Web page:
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close this bookSchool Enterprises: Combining Vocational Learning with Production (UNEVOC, 1998, 64 p.)
close this folder1. Key Issues and Hypotheses
View the document(introduction...)
View the document1.1 Economic, educational and social objectives of school enterprises
View the document1.2 Need for case studies
View the document1.3 The conceptual framework
View the document1.4 Methodology

1.3 The conceptual framework

In the following, a conceptual framework is proposed that will enable us to map out a wide variety of experiences in different systems and institutions on the basis of certain indicators. The notion of school enterprises will be seen as part of a broader educational methodology of providing educational experiences which links the teaching-learning process with the world of work, so that students not only gain relevant skills, knowledge and attitudes and values, but also the necessary hands-on experience to apply these competencies in introducing goods and services.

The conceptual framework for analysing ‘school enterprises’ includes two fields or contexts ‘working’ and ‘learning’. Education and training form part of the broader domain of learning, whereas productive enterprise forms part of the world of work. Each domain has its own characteristics and typical sets of activities. The major focus in combining the two domains lies in using productive enterprises as instruments to reinforce and enhance systematic and reflective learning, and for the sake of improving the relevance of education for later employment and self-employment as well as for sustainable socio-economic development of local communities and regions.

Although it is commonplace to refer to ‘education’ in terms of activities aimed at acquiring general knowledge, attitudes and values, and the term ‘training’ to the acquisition of occupational or job-related skills, the division needs to be seen as a purely analytical one as the two are interrelated dimensions within the domain of learning. Recent studies have shown that ‘education’ and ‘training’ or ‘technically specialised job related skills’ and ‘general skills’ cannot be isolated from one another as both are necessary for successful work performance.13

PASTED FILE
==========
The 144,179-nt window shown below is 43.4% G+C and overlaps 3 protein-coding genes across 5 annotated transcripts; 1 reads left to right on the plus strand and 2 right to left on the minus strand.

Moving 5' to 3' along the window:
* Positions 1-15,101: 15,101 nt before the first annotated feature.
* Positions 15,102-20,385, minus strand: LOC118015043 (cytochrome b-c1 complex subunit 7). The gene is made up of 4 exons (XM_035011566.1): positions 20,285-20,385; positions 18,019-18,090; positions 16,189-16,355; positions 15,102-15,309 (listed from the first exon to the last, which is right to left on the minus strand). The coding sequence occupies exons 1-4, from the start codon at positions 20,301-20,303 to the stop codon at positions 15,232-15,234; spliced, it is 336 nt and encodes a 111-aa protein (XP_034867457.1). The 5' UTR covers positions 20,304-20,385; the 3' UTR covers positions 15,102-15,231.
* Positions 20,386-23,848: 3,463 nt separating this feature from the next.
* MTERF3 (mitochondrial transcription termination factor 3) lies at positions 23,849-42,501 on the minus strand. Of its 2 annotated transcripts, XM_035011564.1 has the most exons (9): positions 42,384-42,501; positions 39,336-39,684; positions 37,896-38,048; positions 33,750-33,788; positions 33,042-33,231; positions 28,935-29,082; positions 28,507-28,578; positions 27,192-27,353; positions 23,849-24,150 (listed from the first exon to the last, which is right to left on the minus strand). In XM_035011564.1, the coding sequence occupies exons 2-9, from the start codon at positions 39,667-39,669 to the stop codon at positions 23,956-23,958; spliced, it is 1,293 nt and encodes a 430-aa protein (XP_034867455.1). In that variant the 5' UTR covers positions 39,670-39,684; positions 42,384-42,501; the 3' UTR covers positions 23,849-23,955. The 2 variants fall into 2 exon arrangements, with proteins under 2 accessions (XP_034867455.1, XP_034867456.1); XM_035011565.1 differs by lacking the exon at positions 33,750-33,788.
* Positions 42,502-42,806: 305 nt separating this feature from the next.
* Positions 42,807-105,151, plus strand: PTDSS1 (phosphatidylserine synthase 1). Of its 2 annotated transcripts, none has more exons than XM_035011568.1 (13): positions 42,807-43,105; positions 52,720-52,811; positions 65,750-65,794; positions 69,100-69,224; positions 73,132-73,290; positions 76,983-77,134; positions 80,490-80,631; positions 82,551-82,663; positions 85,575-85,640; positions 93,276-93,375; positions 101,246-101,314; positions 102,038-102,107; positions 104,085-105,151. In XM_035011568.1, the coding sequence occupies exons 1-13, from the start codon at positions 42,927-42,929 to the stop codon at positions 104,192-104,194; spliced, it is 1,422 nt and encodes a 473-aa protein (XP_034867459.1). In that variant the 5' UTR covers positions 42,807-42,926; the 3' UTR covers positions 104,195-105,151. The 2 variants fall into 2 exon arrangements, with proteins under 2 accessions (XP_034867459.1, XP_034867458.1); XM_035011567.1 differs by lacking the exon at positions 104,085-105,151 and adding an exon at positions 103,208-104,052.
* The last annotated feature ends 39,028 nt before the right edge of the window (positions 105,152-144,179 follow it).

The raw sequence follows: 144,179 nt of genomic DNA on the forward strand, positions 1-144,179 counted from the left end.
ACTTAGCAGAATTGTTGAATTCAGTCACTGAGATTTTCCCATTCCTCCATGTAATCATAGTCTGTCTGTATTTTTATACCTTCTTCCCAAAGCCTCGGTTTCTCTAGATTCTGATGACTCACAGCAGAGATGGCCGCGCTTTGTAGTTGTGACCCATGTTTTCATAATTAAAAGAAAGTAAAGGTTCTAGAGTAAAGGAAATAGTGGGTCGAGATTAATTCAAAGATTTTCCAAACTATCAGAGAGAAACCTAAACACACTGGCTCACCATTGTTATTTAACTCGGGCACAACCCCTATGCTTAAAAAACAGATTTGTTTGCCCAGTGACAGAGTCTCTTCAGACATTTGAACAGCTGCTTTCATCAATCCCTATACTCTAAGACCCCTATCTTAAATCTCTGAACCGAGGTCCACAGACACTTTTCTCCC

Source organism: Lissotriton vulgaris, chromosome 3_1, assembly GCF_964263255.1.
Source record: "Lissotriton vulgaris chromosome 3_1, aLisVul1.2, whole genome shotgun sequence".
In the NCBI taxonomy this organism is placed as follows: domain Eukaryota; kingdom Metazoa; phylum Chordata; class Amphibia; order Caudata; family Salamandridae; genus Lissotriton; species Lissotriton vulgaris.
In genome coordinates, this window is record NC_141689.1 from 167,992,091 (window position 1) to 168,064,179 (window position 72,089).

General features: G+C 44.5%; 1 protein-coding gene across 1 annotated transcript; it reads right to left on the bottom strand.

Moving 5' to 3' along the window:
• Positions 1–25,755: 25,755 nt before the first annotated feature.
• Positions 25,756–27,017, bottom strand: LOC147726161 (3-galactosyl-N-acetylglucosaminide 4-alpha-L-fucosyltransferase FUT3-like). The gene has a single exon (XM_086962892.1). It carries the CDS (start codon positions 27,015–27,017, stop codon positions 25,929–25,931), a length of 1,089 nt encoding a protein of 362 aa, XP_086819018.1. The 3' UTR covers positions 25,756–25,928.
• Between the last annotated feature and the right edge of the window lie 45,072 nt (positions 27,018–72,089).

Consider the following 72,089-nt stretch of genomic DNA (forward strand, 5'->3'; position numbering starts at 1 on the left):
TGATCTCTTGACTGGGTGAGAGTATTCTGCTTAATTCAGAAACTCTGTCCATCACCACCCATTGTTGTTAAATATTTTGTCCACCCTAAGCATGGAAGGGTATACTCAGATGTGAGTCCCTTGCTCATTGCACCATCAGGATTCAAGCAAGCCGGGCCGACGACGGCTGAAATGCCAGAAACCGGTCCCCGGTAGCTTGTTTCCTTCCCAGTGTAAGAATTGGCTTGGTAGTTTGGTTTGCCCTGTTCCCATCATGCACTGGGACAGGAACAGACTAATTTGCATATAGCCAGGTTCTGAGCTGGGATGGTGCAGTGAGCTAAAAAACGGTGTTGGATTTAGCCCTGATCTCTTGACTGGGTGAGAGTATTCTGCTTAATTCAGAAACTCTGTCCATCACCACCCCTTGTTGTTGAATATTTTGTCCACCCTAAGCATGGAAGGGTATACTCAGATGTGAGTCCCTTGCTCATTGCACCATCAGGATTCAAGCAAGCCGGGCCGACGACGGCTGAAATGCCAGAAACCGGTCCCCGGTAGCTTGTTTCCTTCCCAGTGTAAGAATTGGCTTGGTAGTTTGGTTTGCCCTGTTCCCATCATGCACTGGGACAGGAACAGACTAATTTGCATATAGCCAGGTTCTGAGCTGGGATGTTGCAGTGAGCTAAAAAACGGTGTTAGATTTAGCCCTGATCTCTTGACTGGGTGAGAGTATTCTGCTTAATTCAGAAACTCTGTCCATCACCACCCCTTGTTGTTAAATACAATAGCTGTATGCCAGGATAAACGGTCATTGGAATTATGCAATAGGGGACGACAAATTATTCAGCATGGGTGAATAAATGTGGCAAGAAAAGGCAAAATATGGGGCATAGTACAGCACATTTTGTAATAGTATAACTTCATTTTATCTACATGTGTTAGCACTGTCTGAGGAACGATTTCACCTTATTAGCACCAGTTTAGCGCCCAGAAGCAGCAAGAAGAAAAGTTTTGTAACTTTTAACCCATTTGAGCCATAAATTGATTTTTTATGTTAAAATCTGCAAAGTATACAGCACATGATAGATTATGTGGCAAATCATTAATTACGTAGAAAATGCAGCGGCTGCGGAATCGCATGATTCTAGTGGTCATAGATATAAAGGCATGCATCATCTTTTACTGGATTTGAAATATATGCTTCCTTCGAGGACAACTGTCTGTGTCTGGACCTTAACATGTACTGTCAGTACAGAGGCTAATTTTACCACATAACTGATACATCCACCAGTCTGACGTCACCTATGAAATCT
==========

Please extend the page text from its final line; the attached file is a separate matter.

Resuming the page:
13 Singh. M, 1996

The notion ‘productive enterprise’ goes beyond productive activities in a narrow sense, i.e. which stipulate as the only condition that the volume of the goods and services produced by the students is to be substantial. Where the specific term ‘productive enterprise’ is used, it is meant to cover those work activities, such as production process, organising, planning, designing, marketing etc., aimed at generating goods or services that have economic, social and pedagogical value. Only those productive activities in the context of educational establishments fall in the category of school enterprises where there is a shared conviction about their pedagogical value and their economic necessity. The income generating aspect of educational establishments is to be seen as enhancing the learning potential of learners and as a focus of reflective learning.

The notion of ‘school enterprise’ is illustrative of a location in which an educational or training institution is, at one and the same time, an undertaking related to the world of work. The training institute or school may be a public institution or one run by a non-governmental agency. Some of the ‘non-formal’ institutions may be quite highly formalised. The concept ‘school enterprise’ entails the combination of learning and production at several stages, such as the education and training stage, the production stage and the enterprise stage.

The notion of school enterprises is an approach to learning involving an organised and direct interaction between the development of knowledge, skills, and attitudes and values (competencies) on the one hand, and the production enterprise on the other. The subject is involved in both processes and there is some degree of planned and intentional interaction between them. The above view of school enterprises however does not imply that a planned introduction of an element of productive work automatically leads to the involvement of trainees in vocational learning and training.